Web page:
Thursday, May 1, 2014

Meet Jael Wye, author of 'Ladder to the Red Star (Once Upon a Red World)'

What was the inspiration behind this book?
The inspiration to Ladder to the Red Star is the classic tale of Jack and the beanstalk, with the motifs, characters, and storyline translated into a science fiction romance setting. Each novel in my Once Upon a Red World series retells a different fairy tale set in a Solar system three hundred years in the future. And though each book in the series can stand alone, it is also a part of overarching plot that will span several volumes.
Which character spoke to you the most during the writing process?
I always have a soft spot for the heroes in my books. Jacques, the hero of Ladder to the Red Star, is so strong and brave and so determined to hide his pain behind a dazzling smile, he just melts me. His creed, doing whatever it takes to protect the people he cares about, may be morally ambiguous but it commands respect. Add in his utter devotion to the heroine, Devi, and he becomes one of my all-time favorite characters.
What is one of your favorite scenes?
The scene between Devi and Jacques in the garden level of the space station, when the feelings between them begin to take root, is one of my favorites because of the subtle yet intense emotion it evokes. Other scenes are action packed or sexy, but this scene is a favorite because it’s a stolen moment of communion between the lovers before danger closes in on them again.
Will we see these characters again?
Jacques and Devi will play small but crucial parts in at least two more books in the Once Upon a Red World series. Their adventures in the Sol aren’t over yet!
What kind of research did you have to do?
Unlike some of the more fantastic scifi worlds featuring unobtainium and so on, I decided that the technology in my Solar system of the future would be a plausible extrapolation of scientific principles as we understand them today. To keep to the limits of plausibility, I needed to do a lot of research on space stations and the space elevator, on medical technology, and on underwater technology, like submarines and underwater habitats. Most of the tech I write about could actually be built, and may exist in reality sometime in the next few centuries.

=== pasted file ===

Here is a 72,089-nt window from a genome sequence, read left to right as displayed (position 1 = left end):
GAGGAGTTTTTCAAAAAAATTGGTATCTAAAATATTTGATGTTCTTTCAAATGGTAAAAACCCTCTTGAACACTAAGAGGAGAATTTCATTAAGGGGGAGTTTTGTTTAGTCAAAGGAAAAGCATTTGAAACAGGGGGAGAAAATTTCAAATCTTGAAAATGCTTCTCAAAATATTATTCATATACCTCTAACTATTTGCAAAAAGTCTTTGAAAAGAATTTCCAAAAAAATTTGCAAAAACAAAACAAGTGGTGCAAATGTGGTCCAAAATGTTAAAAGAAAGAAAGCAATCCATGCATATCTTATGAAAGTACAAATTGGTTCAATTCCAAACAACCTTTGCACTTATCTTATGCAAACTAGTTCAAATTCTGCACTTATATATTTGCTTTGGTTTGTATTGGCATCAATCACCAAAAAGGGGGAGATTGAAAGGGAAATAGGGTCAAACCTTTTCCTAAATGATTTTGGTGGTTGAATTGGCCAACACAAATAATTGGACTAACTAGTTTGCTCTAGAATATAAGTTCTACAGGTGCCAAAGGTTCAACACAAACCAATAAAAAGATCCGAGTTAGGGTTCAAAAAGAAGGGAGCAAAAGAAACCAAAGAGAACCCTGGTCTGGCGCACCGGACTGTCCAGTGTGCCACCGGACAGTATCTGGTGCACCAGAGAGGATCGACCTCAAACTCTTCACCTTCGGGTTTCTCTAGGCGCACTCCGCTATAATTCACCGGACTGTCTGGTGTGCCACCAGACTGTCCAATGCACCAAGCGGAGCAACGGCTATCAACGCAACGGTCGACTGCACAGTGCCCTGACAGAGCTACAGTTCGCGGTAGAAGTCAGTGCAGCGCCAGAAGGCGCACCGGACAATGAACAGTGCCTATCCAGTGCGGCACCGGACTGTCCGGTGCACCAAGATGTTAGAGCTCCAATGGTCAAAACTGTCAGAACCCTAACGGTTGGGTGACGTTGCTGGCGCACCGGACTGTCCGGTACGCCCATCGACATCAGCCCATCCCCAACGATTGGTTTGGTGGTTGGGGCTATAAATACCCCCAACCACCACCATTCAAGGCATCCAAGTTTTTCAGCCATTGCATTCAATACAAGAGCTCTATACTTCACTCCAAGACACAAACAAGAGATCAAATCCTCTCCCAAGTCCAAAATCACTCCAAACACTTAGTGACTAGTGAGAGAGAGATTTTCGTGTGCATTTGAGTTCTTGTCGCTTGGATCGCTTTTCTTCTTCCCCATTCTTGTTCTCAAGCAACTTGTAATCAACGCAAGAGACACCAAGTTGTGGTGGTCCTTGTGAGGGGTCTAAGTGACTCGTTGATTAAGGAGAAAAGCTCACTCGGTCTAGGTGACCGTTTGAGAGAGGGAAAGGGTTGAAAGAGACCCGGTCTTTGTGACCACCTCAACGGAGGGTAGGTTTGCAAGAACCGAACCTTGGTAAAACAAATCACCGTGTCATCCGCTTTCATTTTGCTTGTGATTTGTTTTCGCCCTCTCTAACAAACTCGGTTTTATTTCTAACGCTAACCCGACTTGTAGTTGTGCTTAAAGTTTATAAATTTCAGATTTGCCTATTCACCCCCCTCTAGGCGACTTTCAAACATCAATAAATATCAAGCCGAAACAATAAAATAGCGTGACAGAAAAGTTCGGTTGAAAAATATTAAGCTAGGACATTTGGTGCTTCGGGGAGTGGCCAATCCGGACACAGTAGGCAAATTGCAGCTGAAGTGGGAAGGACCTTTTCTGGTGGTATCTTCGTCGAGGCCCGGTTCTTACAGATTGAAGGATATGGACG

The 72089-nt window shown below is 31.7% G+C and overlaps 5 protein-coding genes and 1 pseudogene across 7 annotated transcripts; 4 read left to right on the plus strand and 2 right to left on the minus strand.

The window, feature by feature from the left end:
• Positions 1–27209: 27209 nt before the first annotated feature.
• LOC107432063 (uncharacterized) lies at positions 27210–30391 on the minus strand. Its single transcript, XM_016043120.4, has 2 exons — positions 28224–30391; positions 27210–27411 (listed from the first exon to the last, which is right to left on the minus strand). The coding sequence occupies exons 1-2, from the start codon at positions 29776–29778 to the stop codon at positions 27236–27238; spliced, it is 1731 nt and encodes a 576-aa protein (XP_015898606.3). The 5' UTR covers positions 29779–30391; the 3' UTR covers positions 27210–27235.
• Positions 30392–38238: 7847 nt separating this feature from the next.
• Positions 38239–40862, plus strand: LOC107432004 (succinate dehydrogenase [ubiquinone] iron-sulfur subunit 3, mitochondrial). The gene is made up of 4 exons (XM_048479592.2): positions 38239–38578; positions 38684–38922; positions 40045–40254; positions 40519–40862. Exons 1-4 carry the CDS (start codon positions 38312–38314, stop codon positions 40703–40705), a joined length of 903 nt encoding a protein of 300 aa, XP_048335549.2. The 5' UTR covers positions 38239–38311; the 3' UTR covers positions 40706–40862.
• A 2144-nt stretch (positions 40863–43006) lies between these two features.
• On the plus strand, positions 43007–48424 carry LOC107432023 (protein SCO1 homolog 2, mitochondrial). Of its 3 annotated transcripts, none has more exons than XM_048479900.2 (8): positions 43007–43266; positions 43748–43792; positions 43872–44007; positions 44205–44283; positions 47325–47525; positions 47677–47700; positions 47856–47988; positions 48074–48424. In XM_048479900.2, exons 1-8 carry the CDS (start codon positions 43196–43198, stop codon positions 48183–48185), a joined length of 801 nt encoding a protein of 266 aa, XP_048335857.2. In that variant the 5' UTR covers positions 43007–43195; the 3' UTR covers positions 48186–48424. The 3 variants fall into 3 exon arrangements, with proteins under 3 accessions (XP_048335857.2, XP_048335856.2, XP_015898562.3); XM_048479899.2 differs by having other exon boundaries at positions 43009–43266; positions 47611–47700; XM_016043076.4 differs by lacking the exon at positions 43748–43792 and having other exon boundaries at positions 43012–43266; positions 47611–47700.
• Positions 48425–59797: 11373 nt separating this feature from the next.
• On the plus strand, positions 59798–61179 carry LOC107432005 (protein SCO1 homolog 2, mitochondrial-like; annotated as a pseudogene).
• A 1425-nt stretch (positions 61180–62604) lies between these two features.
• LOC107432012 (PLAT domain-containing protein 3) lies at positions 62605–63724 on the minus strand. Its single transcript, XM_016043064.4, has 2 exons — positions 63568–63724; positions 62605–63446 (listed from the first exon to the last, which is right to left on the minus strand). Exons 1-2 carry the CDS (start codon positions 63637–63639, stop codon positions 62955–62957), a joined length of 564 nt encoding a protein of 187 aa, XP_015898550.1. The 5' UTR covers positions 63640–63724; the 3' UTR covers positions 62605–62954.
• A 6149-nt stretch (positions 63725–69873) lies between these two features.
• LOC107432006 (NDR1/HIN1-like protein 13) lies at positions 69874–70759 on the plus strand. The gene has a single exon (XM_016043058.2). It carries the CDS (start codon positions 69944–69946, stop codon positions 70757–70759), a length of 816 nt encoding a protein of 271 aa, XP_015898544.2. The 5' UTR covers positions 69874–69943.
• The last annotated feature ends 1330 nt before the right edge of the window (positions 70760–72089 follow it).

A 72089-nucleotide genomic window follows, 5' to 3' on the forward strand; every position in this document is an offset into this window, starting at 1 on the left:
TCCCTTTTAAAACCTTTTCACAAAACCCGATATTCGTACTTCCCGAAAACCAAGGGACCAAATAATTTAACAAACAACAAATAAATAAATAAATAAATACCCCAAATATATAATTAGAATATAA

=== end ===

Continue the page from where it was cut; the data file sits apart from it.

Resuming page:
On what other projects are you working?
Right now, I’m writing the sequel to “Ladder to the Red Star”. This one is based on the tale of Patient Griselda, and will tell the story of Devi’s estranged parents, Max and Sita as they are waylaid on their journey back home to Mars.
What draws you to science fiction as a writer?
I like to write science fiction because it gives me the opportunity to explore the fascinating possibilities technology and science will create in the future, and what that will mean for humanity—how our culture, and even our bodies might change, and how we might stay the same. And I get to write fight scenes and love scenes in space!
What do you think draws readers to science fiction?
I think much of the appeal is simply the adventure of exploring a thrilling and original imaginary world. Speculation about alien people, whether they are enemies or love interests, is also a strong draw of the genre. I certainly enjoy writing about the spectacular scenery and gadgetry on Mars, and about sexy Martians, of course.
What makes for a successful sci/fi read?
A fascinating concept and an exciting plot are essential ingredients, but what really hooks a reader into a scifi book is the characters. Magnificent alien scenery is great, but without fully realized people to inhabit it, there is no way for a reader to viscerally experience their world, or care about the dangers that may threaten it. Character is the key to any novel. Always has been, always will be.